I have called my life many things in an attempt to get across the idea of what it’s been like to live it, to express the heart of my journey. One of my fave-raves, coined several years ago upon quitting my Hateful Advertising Career, was that I was “Living My Life Backwards”: going from a hyper-responsible, overachieving, 401K-building, condo-and-cat-owning twentysomething to a foolhardy, largely unemployed, dream-chasing thirtysomething. (And then a sex-crazed, metaphorically-old-purple-wearing-lady fortysomething.)

Not a bad quip, you know us copywriters, always with the handy quip, but somehow too…pithy. As Einstein said, Everything as simple as possible and no simpler, please. (As an aside, that’s where a lot of advertising and marketing goes off the rails: oversimplification. That, and too many objectives. But let’s not go down that bad path, shall we?)

I wish I had a pithy answer for my life’s work now, for what motivates me, for what the thread is. But I don’t. I have a long and boring story, which I’ll summarize here:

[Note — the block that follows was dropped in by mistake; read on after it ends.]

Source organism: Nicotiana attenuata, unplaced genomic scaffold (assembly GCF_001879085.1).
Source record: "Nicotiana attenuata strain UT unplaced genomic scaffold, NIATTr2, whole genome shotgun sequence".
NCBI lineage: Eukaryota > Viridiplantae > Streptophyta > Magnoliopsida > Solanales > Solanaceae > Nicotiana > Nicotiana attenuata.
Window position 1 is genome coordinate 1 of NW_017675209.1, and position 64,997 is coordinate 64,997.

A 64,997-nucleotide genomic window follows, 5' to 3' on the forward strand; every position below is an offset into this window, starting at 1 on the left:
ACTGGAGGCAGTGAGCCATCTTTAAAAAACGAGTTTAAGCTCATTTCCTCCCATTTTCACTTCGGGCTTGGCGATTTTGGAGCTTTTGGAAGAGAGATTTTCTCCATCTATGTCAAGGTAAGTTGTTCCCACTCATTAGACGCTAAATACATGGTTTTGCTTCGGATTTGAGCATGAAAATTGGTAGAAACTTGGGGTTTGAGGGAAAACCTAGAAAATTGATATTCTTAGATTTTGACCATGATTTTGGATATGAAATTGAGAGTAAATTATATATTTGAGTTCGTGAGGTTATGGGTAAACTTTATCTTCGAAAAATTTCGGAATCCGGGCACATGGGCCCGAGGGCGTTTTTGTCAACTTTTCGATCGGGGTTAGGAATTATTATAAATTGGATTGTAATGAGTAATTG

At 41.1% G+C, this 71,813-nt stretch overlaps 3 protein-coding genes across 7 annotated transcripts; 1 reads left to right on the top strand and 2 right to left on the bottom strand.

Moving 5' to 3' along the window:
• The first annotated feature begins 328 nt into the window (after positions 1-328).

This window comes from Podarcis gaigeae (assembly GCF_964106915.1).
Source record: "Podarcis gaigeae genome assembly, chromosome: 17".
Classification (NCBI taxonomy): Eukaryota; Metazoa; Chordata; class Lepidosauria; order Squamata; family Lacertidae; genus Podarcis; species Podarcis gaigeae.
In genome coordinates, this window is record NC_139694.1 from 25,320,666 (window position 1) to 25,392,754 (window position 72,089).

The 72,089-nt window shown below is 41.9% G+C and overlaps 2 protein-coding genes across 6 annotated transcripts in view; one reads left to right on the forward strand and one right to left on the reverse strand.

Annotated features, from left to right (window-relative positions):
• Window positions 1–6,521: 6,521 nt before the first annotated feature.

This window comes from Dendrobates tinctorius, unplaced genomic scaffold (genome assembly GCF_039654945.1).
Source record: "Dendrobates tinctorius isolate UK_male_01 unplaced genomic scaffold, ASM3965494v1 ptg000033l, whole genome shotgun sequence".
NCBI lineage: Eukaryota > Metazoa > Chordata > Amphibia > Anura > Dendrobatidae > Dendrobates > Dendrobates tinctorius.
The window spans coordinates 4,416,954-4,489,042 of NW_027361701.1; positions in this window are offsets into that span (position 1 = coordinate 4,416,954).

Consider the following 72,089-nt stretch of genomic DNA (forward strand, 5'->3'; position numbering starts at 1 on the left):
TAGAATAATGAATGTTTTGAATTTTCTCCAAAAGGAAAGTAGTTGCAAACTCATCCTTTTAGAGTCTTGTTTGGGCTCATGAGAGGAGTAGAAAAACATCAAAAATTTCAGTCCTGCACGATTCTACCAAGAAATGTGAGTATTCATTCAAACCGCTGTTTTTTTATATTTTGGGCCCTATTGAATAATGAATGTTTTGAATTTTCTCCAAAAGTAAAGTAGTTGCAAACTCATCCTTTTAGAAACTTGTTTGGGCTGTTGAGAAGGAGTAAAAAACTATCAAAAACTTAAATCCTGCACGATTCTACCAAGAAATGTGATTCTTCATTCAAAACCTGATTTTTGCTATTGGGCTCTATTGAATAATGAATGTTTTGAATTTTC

Many years ago, when The Groundlings Sunday Company pulled over and dumped my baby-actor soul by the side of the road to fend for itself, I thought I needed a theater company to call home. And so it was that I found myself standing on a stage in a tiny, back-alley theater in Santa Monica in front of an insane French woman (sorry, redundant), “auditioning” to be a paying member of her highly experimental theater company.

She let me perform my wildly inappropriate monologue, but it was clear that what she wanted to do was get to the Q&A.

“What would you do,” she called out from the dark, “eef I asked you to take off your pants, take off your shirt, take off your shoes and stand zere nakeed on ze stage?”

“Uh…ask you why?”

There was a long pause. Then, whether to out me as a poseur or to see if maybe, possibly she could salvage this ten minutes and put an extra $35/month in the theater’s coffers I don’t know, but she threw out another one: